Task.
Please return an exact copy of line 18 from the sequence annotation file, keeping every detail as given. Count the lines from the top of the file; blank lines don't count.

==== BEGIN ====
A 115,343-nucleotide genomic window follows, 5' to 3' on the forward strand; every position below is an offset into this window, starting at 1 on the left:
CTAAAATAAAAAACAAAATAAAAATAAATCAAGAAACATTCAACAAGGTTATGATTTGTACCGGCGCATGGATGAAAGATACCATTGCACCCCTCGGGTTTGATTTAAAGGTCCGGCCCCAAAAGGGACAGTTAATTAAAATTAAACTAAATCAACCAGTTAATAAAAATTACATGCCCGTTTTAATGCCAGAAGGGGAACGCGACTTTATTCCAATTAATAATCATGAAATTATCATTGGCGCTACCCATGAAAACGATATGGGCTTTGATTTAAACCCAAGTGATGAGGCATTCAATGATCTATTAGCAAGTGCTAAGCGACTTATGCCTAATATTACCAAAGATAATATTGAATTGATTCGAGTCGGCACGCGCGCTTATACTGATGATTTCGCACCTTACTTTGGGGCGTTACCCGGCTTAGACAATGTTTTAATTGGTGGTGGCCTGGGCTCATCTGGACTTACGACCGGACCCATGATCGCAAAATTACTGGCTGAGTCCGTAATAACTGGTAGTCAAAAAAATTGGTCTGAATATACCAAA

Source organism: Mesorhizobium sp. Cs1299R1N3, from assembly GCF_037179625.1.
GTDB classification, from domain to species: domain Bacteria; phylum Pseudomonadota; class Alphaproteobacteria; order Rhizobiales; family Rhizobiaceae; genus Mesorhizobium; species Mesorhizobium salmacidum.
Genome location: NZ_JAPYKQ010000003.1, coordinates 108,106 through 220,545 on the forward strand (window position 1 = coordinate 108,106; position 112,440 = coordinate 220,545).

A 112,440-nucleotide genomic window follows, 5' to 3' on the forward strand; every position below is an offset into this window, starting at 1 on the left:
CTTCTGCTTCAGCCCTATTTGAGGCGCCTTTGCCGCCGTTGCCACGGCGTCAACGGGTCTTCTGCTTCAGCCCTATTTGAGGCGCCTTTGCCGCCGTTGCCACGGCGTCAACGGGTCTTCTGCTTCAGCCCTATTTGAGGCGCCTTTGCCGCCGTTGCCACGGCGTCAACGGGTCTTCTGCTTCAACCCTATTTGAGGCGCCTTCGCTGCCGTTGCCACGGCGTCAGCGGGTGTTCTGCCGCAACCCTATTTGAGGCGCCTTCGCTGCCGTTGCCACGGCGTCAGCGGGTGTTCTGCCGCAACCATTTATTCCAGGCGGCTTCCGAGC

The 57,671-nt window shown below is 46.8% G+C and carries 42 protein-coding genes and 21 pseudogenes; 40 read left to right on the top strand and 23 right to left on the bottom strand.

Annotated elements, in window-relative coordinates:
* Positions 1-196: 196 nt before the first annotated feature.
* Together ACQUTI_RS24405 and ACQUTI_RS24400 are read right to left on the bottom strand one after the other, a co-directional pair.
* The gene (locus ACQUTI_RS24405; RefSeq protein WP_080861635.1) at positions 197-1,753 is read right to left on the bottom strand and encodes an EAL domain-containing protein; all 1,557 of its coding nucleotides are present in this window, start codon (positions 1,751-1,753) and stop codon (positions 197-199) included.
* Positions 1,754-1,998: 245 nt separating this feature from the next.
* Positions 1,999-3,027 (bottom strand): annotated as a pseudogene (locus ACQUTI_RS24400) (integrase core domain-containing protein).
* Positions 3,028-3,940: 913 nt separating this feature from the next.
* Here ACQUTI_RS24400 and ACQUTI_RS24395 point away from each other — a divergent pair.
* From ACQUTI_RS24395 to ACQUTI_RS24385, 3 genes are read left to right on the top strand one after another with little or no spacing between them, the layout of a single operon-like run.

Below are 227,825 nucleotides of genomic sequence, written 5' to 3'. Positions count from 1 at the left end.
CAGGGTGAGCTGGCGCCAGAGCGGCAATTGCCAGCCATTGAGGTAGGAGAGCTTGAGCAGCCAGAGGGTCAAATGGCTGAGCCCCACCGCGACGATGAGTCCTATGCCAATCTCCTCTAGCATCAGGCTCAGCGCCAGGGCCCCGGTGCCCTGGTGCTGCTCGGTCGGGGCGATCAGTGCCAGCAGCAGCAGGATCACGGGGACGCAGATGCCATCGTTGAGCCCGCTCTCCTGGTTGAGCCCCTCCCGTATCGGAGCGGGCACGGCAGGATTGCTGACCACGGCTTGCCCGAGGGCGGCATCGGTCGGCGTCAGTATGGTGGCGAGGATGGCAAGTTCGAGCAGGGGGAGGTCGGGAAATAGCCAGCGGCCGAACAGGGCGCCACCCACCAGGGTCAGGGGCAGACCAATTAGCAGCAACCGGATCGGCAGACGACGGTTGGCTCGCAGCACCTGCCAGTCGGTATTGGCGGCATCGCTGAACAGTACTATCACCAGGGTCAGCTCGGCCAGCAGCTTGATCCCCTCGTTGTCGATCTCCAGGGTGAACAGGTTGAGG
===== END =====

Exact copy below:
Below are 227,825 nucleotides of genomic sequence, written 5' to 3'. Positions count from 1 at the left end.